Thursday 19th May 2022 – Mike Smith
Source: press release – Ajuntament de Xàbia
Xàbia Council is to dedicate a public space to painter Antonio Bas Blasco to recognise the work of the local artist who, with strong colours and wonderful monotones, was able to reflect the idiosyncrasy, the landscapes and the customs of the people of the town.
This week, the cultural commission has unanimously agreed to name the landscaped public space in Calle Sanchis Guarner in his honour, an agreement that will soon be ratified by the plenary session of the local council.
Antonio Bas Blasco was born in Xàbia on May 31st 1937 and from a very young age he expressed an artistic vocation, encouraged by his father who encouraged him to visit the studio of the painter Juan Bautista Soler Blasco.
In 1956, Xàbia Council awarded him a scholarship to the Professional School of Fine Arts of Alicante. He continued his studies in Barcelona and then at the San Carlos Higher School of Fine Arts in Valencia, completing his studies at the Fine Arts Faculty at the Complutense University of Madrid. During his academic training, he made several study trips to France. the United States, Greece and Portugal.
In 1972, he was selected for the National Exhibition of Contemporary Art and held numerous exhibitions, including the Casa de Cultura de Cuenca, the Casino de Albacete, the galleries of Tiziano, Tronchoni and Bachiller de Valencia, hosting his work in the town hall of Xàbia in 1983 and the Mediterranean Customs Chamber in 1985.
He died in Valencia on August 16th 2001, while finishing an exhibition that was to be inaugurated a week later in the Port Art Gallery of Xàbia.
In 2002, the brochure of the exhibition that Xàbia Council offered to honour Antonio Blasco at the Espai d’Art Lambert read that “the work of this painter is extraordinarily intense. His inspiration is realistic, but his work comes to life. The color, the nervous and precise stroke, the perfect composition … Antonio Bas Blasco was a virtuoso, an artist played by an admirable mastery of technique. And to this, of course, must be added his originality and passion. His paintings breathe life, because they are born from the life of this city and from the gaze of an essential and exceptional artist“.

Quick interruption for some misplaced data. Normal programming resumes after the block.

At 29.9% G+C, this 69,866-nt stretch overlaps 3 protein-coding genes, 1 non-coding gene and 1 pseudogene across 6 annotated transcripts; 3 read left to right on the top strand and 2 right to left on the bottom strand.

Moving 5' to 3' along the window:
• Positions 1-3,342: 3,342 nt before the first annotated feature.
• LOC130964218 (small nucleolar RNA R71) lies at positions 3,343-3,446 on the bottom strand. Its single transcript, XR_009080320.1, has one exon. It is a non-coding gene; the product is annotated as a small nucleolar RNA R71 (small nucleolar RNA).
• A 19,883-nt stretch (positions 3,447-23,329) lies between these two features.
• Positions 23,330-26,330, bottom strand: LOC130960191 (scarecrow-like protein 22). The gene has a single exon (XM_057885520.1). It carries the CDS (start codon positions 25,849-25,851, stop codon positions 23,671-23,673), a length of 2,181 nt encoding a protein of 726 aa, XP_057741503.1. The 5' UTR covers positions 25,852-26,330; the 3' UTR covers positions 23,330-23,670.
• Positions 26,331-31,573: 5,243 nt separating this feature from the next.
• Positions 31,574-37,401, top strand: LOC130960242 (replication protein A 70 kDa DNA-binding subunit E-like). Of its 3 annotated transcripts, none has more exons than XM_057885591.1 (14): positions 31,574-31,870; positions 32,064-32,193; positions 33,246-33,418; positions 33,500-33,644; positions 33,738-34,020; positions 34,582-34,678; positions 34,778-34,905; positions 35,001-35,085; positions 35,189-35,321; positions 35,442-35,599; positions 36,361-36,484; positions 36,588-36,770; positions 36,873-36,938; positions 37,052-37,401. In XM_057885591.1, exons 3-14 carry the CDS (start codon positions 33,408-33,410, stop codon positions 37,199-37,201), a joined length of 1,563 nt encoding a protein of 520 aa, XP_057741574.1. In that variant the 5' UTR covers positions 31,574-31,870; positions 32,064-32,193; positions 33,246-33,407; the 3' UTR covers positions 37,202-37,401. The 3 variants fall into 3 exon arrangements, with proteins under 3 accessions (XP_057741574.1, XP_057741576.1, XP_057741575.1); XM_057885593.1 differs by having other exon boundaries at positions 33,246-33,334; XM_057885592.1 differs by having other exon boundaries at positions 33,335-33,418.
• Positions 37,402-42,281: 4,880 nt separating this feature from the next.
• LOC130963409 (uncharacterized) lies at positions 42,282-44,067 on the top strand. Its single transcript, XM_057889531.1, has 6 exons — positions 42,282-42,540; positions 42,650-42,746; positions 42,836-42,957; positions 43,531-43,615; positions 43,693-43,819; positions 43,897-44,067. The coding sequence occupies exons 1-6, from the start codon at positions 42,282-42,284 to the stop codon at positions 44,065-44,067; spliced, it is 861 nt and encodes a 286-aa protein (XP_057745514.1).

His niece added that “his moral integrity, his integrity, always staying worthy and faithful to himself, although all this will cost to him a lot in many occasions in terms of prestige and recognition. He was an idealist, sometimes quixotic, pursuing – and achieving – his childhood dream of being a painter, when he filled the walls of his house with his drawings. He had a real artist’s temperament. I once asked him if he regretted the path he had chosen, and with that firmness with which he sometimes spoke, he said, ‘Never!’“